Fraternally yours,

Alvin Akman

Secretary Treasurer

posted 24 July 2008

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Roy Wilkins and Spiro Agnew in Annapolis  /  Agnew Speaks to Black Baltimore Leaders 1968

The End of Black Rage? Class and Delusion in Black America (Jared Ball)

The Black Generation Gap (Ellis Cose)  / Walter Hall Lively   Forty Years of Determined Struggle 

Putting Baltimore's People First  Dominance of Johns Hopkins   A Brief Economic History of Modern Baltimore

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Salvage the Bones

A Novel by Jesmyn Ward

On one level, Salvage the Bones is a simple story about a poor black family that’s about to be trashed by one of the most deadly hurricanes in U.S. history. What makes the novel so powerful, though, is the way Ward winds private passions with that menace gathering force out in the Gulf of Mexico. Without a hint of pretension, in the simple lives of these poor people living among chickens and abandoned cars, she evokes the tenacious love and desperation of classical tragedy. The force that pushes back against Katrina’s inexorable winds is the voice of Ward’s narrator, a 14-year-old girl named Esch, the only daughter among four siblings. Precocious, passionate and sensitive, she speaks almost entirely in phrases soaked in her family’s raw land. Everything here is gritty, loamy and alive, as though the very soil were animated. Her brother’s “blood smells like wet hot earth after summer rain. . . . His scalp looks like fresh turned dirt.” Her father’s hands “are like gravel,” while her own hand “slides through his grip like a wet fish,” and a handsome boy’s “muscles jabbered like chickens.” Admittedly, Ward can push so hard on this simile-obsessed style that her paragraphs risk sounding like a compost heap, but this isn’t usually just metaphor for metaphor’s sake.  . . .—WashingtonPost

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What This Cruel War Was Over

Soldiers Slavery and the Civil War

By Chandra Manning

For this impressively researched Civil War social history, Georgetown assistant history professor Manning visited more than two dozen states to comb though archives and libraries for primary source material, mostly diaries and letters of men who fought on both sides in the Civil War, along with more than 100 regimental newspapers. The result is an engagingly written, convincingly argued social history with a point—that those who did the fighting in the Union and Confederate armies "plainly identified slavery as the root of the Civil War." Manning backs up her contention with hundreds of first-person testimonies written at the time, rather than often-unreliable after-the-fact memoirs. While most Civil War narratives lean heavily on officers, Easterners and men who fought in Virginia, Manning casts a much broader net. She includes immigrants, African-Americans and western fighters, in order, she says, "to approximate cross sections of the actual Union and Confederate ranks." —Publishers Weekly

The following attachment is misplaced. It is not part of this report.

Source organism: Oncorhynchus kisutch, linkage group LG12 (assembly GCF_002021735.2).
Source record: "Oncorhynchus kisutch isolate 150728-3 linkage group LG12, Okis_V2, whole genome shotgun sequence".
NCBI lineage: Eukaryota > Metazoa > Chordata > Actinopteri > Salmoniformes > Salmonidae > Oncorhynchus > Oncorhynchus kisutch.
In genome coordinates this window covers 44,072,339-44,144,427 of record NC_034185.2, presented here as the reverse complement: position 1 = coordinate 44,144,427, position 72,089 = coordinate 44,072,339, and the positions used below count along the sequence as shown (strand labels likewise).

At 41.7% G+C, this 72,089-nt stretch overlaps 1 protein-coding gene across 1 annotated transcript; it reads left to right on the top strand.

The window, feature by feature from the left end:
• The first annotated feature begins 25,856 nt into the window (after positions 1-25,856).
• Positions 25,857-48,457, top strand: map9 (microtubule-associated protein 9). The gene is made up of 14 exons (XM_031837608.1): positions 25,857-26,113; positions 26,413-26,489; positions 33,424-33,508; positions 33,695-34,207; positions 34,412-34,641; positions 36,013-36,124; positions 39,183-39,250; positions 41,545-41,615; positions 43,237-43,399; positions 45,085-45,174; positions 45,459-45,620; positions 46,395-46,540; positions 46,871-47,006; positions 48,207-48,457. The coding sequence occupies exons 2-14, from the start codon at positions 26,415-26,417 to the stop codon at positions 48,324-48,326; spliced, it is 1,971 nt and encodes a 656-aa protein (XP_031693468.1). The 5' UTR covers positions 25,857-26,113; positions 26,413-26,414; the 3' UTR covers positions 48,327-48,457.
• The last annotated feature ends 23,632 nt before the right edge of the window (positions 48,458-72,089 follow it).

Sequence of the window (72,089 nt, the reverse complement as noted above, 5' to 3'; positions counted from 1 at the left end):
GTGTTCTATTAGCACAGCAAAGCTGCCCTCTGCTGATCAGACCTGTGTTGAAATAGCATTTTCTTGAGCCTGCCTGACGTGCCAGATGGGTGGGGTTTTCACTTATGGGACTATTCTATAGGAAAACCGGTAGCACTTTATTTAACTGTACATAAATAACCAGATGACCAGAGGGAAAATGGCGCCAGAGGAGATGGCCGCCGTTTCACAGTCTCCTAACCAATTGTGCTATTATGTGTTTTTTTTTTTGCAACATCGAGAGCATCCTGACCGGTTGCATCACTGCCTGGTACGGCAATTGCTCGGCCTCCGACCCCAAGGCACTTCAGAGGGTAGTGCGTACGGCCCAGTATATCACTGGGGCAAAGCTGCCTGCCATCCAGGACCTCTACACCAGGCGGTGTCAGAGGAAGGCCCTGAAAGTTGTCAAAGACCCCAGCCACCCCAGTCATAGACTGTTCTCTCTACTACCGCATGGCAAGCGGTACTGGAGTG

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The White Masters of the World

From The World and Africa, 1965

By W. E. B. Du Bois

W. E. B. Du Bois’ Arraignment and Indictment of White Civilization (Fletcher)

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Ancient African Nations

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Negro Digest / Black World

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The Death of Emmett Till by Bob Dylan  The Lonesome Death of Hattie Carroll  Only a Pawn in Their Game

Rev. Jesse Lee Peterson Thanks America for Slavery / George Jackson  / Hurricane Carter

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The Journal of Negro History issues at Project Gutenberg

The Haitian Declaration of Independence 1804  / January 1, 1804 -- The Founding of Haiti 

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update 3 May 2012